Illinois Over Easy
Working with iron has cast a spell on Milwaukee sculptor Alisa Toninato, who says it’s her favorite medium, and operates an Etsy shop called MaidenFE (Fe is iron when it pulls up a chair at the periodic table). Late last year she started an ambitious functional art project, casting weighty pans in the shape of states, starting on Wisconsin. The skillets are sold individually (starting at about $400) or served up configured in interlocking groups that cling to a wooden backdrop by powerful magnets. The geographic conglomeration of cast ironies pictured is $6,000, and it’s perfect for making Midwestern omelets.
Just when did you say those dog days would be over, Florence? No complaints, mind you—this is a great season in Chicago, and if you feel the love like I do, here’s a chance to win some swag from the Thomas Moser furniture company. We may not have a local outpost of the master Maine woodworker (and Chicago native) any longer, since the company closed its showroom in the Tree Studios last spring, but in celebration of its new Drift reclining chair and ottoman, it’s giving away two classy cloth totes stuffed with Maine merchandise. Post a picture of you-and-yours enjoying summer on Moser’s Facebook page (ThosMoser), and if enough people LIKE it, you’ll win cookbooks, an Amazon Kindle, Tom’s swell coffee-table book, mugs, and all sorts of fine flotsam and jetsam. (You won’t win a chair though—the handsome new designs start at $3,200.) Include the hashtag #DRIFT, and get it up there by July 28.
Mind the Hatch
If you’re up in the Saugatuck/Douglas area this weekend, stop by my friend Mary Hatch’s art exhibit at the Button-Petter Gallery on Sunday, July 24 for a champagne reception from 1–5 p.m. Mary’s a terrific figurative painter with a singular sense of color and composition, and she’ll be showing new prints and paintings. The gallery is pretty interesting, too—it’s a merger of Chicago’s ex-pat Button Gallery (which has ties back to 18th century London) and the gallery Joyce Petter opened in 1973, and boasts 10,000 square feet of exhibit space and a lovely, sprawling outdoor sculpture garden.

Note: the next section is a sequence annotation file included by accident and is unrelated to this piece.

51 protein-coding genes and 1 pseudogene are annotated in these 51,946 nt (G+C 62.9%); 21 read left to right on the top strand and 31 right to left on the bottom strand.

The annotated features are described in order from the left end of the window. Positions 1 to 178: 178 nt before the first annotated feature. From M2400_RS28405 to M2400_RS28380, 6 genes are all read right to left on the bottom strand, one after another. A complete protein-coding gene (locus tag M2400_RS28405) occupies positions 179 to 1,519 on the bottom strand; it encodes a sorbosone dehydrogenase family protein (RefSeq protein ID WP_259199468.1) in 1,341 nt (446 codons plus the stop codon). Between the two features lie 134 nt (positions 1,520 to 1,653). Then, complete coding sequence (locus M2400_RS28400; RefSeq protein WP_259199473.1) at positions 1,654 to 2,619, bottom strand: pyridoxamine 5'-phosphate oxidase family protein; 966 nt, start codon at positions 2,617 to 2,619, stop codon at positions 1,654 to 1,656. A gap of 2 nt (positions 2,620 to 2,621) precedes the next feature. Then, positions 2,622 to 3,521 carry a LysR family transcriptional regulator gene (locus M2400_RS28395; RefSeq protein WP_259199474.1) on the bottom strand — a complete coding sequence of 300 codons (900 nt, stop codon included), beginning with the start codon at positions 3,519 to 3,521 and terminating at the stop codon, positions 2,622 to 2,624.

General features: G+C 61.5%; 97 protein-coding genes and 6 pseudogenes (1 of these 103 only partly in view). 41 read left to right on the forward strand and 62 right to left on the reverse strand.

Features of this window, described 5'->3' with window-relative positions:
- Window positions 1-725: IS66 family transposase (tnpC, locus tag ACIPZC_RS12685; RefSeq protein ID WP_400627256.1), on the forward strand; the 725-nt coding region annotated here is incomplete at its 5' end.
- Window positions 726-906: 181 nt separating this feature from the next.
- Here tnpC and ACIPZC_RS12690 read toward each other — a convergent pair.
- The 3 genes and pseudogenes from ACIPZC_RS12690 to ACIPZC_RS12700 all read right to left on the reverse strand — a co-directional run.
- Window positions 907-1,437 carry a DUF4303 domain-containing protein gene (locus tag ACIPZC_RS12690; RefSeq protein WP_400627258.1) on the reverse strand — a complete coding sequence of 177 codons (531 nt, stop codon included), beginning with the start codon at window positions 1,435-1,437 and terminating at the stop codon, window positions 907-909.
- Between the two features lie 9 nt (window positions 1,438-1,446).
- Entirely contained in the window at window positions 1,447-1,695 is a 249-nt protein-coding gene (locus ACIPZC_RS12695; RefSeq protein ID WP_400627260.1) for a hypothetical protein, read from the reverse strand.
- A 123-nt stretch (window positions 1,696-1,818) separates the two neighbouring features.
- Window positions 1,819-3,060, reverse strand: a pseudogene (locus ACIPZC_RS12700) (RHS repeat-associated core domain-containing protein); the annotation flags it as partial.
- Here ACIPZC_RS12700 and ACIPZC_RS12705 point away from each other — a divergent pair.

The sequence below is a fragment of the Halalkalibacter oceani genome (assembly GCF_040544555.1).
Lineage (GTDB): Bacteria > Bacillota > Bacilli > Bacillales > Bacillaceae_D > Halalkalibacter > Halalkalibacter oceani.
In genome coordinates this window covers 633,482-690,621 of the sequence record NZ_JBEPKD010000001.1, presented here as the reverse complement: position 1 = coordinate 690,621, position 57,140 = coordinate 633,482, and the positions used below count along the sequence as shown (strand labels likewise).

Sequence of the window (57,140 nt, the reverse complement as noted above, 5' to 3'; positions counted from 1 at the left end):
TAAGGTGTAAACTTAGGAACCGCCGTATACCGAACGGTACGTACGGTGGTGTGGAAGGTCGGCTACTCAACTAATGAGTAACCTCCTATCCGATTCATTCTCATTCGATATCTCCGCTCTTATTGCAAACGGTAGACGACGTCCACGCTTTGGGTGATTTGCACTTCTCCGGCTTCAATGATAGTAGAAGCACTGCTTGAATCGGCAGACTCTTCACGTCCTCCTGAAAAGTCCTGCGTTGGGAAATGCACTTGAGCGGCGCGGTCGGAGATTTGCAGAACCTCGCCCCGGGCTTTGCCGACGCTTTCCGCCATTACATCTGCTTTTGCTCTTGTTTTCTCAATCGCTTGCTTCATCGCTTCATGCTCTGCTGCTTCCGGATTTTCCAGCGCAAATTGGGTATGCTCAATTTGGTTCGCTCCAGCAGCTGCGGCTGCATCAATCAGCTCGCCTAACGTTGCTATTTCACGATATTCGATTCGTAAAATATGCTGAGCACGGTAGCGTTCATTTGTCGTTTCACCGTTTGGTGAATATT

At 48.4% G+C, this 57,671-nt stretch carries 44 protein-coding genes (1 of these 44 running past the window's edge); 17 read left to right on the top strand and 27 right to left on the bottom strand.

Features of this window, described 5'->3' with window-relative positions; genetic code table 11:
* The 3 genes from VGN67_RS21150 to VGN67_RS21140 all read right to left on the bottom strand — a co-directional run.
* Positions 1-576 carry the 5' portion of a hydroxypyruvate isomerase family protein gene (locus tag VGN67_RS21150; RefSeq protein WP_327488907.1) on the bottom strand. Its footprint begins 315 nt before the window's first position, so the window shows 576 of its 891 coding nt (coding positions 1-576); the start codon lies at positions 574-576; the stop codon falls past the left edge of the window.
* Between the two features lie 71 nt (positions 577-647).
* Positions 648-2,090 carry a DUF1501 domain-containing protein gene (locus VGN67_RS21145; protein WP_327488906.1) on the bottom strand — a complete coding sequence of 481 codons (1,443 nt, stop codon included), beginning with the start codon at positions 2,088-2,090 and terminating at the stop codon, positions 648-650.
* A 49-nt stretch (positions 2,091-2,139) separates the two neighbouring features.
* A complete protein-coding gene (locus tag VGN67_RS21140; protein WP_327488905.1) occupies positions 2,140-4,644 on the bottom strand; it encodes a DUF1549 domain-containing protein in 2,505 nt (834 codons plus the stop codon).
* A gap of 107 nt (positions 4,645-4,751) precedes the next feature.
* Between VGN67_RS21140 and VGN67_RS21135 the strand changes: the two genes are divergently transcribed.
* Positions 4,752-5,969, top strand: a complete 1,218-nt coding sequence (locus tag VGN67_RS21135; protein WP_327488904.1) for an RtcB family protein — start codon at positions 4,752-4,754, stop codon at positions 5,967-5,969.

Remember the original, pre-HGTV and pre-internet, Wild Chicago television show that started airing on WTTW in the 1980s? If not, it was an influential, fast-paced half hour that showcased unusual businesses, services, and events around town. Well, Emmy-endowed host Ben Hollis has dusted off his pith helmet, ironed his khakis, and is back, running around the North Side like an over-caffeinated Marlon Perkins, filming for W.I.L.D. (What I Love Doing) Andersonville, an online series of profiles of such local businesses as Woolly Mammoth, GreenSky, and Joel Berman Architecture and Design. Watch them on YouTube or on A-ville’s homepage.
Green Skies, Smiling at Me
Sadly, the bloom’s off the rose for Sunburst Flowers, at the corner of Ashland and Balmoral. It’s weird how Andersonville can’t support more flower shops, isn’t it? (Thanks, Marguerite Gardens, it’s you or the three-for-$10 bouquets at Jewel now, I guess.) I stopped by to see what was on sale last weekend. The flower and gift shop will be closing sometime around the end of August, the owner told me, and he’s selling off everything, including store fixtures, coolers, cabinets, seasonal decorations, urns, vases, and even computer programs. Lots of good stuff is left, and expect prices to drop from the already reduced 50-percent discount. Sunburst abuts GreenSky, so I sidled over to see the eco-friendly goods there, and was impressed by the selection of handcrafted artwork, license-plate collages, stealth recycling bins, and these lawn chairs, made from smooshed-up plastic milk cartons. The next time you’re strolling Clark Street, it would be worth it to veer a tad west and check out GreenSky.